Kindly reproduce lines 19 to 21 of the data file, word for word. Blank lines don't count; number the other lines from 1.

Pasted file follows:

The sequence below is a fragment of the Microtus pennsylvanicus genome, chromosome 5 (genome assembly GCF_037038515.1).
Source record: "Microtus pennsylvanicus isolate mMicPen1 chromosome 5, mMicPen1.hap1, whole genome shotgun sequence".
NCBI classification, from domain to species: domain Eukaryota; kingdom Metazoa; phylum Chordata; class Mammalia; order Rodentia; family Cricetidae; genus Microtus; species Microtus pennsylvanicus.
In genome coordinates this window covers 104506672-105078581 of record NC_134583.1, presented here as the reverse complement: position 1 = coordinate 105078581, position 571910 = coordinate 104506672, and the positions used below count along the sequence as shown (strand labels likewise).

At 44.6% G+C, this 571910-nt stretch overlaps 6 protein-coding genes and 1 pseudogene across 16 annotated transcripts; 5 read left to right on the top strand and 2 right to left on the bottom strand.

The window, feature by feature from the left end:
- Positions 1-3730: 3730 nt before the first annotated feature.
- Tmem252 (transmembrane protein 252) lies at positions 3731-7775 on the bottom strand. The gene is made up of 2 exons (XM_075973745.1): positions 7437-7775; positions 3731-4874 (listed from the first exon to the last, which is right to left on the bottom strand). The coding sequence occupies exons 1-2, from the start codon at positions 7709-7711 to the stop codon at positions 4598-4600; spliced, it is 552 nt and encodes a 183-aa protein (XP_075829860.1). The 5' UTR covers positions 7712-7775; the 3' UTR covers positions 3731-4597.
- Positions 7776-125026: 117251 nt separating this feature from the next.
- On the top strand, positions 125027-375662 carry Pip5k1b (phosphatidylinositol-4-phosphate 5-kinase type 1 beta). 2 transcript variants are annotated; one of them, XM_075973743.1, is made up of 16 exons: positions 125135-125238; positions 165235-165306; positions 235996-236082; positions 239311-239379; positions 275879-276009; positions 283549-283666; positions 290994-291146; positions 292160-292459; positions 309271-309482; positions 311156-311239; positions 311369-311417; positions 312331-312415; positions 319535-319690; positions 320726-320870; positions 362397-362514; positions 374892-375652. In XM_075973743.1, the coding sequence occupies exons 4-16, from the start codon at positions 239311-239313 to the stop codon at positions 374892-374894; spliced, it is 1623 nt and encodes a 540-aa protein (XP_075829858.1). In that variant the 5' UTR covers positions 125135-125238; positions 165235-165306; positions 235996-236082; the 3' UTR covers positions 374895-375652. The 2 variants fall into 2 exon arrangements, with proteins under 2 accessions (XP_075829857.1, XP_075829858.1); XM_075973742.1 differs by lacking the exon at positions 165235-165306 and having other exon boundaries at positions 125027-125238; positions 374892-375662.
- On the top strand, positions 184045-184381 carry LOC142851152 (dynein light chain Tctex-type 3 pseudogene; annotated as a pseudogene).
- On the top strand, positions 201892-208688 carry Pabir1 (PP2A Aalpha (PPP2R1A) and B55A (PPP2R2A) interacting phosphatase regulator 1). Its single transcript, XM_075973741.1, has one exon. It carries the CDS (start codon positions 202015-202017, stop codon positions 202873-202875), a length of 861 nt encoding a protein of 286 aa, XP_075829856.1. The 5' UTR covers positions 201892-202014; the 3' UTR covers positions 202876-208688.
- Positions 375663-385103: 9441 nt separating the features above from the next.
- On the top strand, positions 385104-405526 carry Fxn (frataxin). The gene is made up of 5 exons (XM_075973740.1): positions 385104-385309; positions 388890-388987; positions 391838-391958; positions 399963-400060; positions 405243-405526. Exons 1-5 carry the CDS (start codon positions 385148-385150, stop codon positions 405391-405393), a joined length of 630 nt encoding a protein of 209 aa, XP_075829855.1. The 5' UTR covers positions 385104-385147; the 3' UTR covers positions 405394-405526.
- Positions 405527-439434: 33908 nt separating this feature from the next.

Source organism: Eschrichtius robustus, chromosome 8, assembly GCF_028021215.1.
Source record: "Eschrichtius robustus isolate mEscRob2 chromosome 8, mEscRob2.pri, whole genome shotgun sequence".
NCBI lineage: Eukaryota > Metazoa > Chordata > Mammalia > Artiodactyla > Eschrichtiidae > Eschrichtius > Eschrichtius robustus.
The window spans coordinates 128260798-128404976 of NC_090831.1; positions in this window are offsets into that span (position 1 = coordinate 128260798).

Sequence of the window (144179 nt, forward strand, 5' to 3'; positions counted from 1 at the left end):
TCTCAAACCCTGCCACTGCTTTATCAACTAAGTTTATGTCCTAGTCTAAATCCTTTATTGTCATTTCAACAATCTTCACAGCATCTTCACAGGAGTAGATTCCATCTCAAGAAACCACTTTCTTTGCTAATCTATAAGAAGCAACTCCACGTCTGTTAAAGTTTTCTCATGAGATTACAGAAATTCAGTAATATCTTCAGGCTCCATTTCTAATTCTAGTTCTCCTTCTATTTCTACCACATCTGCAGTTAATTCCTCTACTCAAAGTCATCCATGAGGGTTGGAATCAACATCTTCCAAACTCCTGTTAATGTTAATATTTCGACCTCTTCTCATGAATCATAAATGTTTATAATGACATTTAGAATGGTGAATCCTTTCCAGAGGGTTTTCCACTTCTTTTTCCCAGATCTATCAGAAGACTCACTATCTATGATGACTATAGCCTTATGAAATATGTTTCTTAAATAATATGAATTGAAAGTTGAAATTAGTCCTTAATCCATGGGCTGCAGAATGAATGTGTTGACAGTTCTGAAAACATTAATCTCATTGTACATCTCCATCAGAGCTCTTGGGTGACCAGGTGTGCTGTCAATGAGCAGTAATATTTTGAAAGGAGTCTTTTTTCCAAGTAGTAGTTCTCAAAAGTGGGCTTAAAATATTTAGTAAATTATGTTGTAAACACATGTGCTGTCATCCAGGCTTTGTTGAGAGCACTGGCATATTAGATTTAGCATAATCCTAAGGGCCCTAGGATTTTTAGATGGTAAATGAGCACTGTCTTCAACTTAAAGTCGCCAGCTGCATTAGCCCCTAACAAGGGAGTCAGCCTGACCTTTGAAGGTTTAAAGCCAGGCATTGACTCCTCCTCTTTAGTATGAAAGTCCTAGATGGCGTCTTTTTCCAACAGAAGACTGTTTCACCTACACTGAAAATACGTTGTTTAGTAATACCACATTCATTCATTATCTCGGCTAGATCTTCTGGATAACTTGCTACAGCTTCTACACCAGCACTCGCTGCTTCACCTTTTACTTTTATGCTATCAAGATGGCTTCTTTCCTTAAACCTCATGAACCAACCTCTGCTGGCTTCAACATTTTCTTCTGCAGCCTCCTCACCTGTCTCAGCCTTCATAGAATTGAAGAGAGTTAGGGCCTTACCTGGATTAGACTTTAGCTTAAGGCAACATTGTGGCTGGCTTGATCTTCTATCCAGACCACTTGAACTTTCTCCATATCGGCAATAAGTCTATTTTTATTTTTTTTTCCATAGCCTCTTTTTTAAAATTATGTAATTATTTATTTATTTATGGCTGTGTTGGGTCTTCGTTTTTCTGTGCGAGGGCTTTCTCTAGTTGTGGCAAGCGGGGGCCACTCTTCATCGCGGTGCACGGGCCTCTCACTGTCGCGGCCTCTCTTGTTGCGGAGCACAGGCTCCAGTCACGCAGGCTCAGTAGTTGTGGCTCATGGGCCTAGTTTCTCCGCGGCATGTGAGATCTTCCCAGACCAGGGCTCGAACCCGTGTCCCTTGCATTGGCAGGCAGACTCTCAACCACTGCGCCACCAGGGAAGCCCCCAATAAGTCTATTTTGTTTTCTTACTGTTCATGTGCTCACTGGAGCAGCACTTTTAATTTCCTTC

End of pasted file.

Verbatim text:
The window spans coordinates 128260798-128404976 of NC_090831.1; positions in this window are offsets into that span (position 1 = coordinate 128260798).

Sequence of the window (144179 nt, forward strand, 5' to 3'; positions counted from 1 at the left end):
TCTCAAACCCTGCCACTGCTTTATCAACTAAGTTTATGTCCTAGTCTAAATCCTTTATTGTCATTTCAACAATCTTCACAGCATCTTCACAGGAGTAGATTCCATCTCAAGAAACCACTTTCTTTGCTAATCTATAAGAAGCAACTCCACGTCTGTTAAAGTTTTCTCATGAGATTACAGAAATTCAGTAATATCTTCAGGCTCCATTTCTAATTCTAGTTCTCCTTCTATTTCTACCACATCTGCAGTTAATTCCTCTACTCAAAGTCATCCATGAGGGTTGGAATCAACATCTTCCAAACTCCTGTTAATGTTAATATTTCGACCTCTTCTCATGAATCATAAATGTTTATAATGACATTTAGAATGGTGAATCCTTTCCAGAGGGTTTTCCACTTCTTTTTCCCAGATCTATCAGAAGACTCACTATCTATGATGACTATAGCCTTATGAAATATGTTTCTTAAATAATATGAATTGAAAGTTGAAATTAGTCCTTAATCCATGGGCTGCAGAATGAATGTGTTGACAGTTCTGAAAACATTAATCTCATTGTACATCTCCATCAGAGCTCTTGGGTGACCAGGTGTGCTGTCAATGAGCAGTAATATTTTGAAAGGAGTCTTTTTTCCAAGTAGTAGTTCTCAAAAGTGGGCTTAAAATATTTAGTAAATTATGTTGTAAACACATGTGCTGTCATCCAGGCTTTGTTGAGAGCACTGGCATATTAGATTTAGCATAATCCTAAGGGCCCTAGGATTTTTAGATGGTAAATGAGCACTGTCTTCAACTTAAAGTCGCCAGCTGCATTAGCCCCTAACAAGGGAGTCAGCCTGACCTTTGAAGGTTTAAAGCCAGGCATTGACTCCTCCTCTTTAGTATGAAAGTCCTAGATGGCGTCTTTTTCCAACAGAAGACTGTTTCACCTACACTGAAAATACGTTGTTTAGTAATACCACATTCATTCATTATCTCGGCTAGATCTTCTGGATAACTTGCTACAGCTTCTACACCAGCACTCGCTGCTTCACCTTTTACTTTTATGCTATCAAGATGGCTTCTTTCCTTAAACCTCATGAACCAACCTCTGCTGGCTTCAACATTTTCTTCTGCAGCCTCCTCACCTGTCTCAGCCTTCATAGAATTGAAGAGAGTTAGGGCCTTACCTGGATTAGACTTTAGCTTAAGGCAACATTGTGGCTGGCTTGATCTTCTATCCAGACCACTTGAACTTTCTCCATATCGGCAATAAGTCTATTTTTATTTTTTTTTCCATAGCCTCTTTTTTAAAATTATGTAATTATTTATTTATTTATGGCTGTGTTGGGTCTTCGTTTTTCTGTGCGAGGGCTTTCTCTAGTTGTGGCAAGCGGGGGCCACTCTTCATCGCGGTGCACGGGCCTCTCACTGTCGCGGCCTCTCTTGTTGCGGAGCACAGGCTCCAGTCACGCAGGCTCAGTAGTTGTGGCTCATGGGCCTAGTTTCTCCGCGGCATGTGAGATCTTCCCAGACCAGGGCTCGAACCCGTGTCCCTTGCATTGGCAGGCAGACTCTCAACCACTGCGCCACCAGGGAAGCCCCCAATAAGTCTATTTTGTTTTCTTACTGTTCATGTGCTCACTGGAGCAGCACTTTTAATTTCCTTC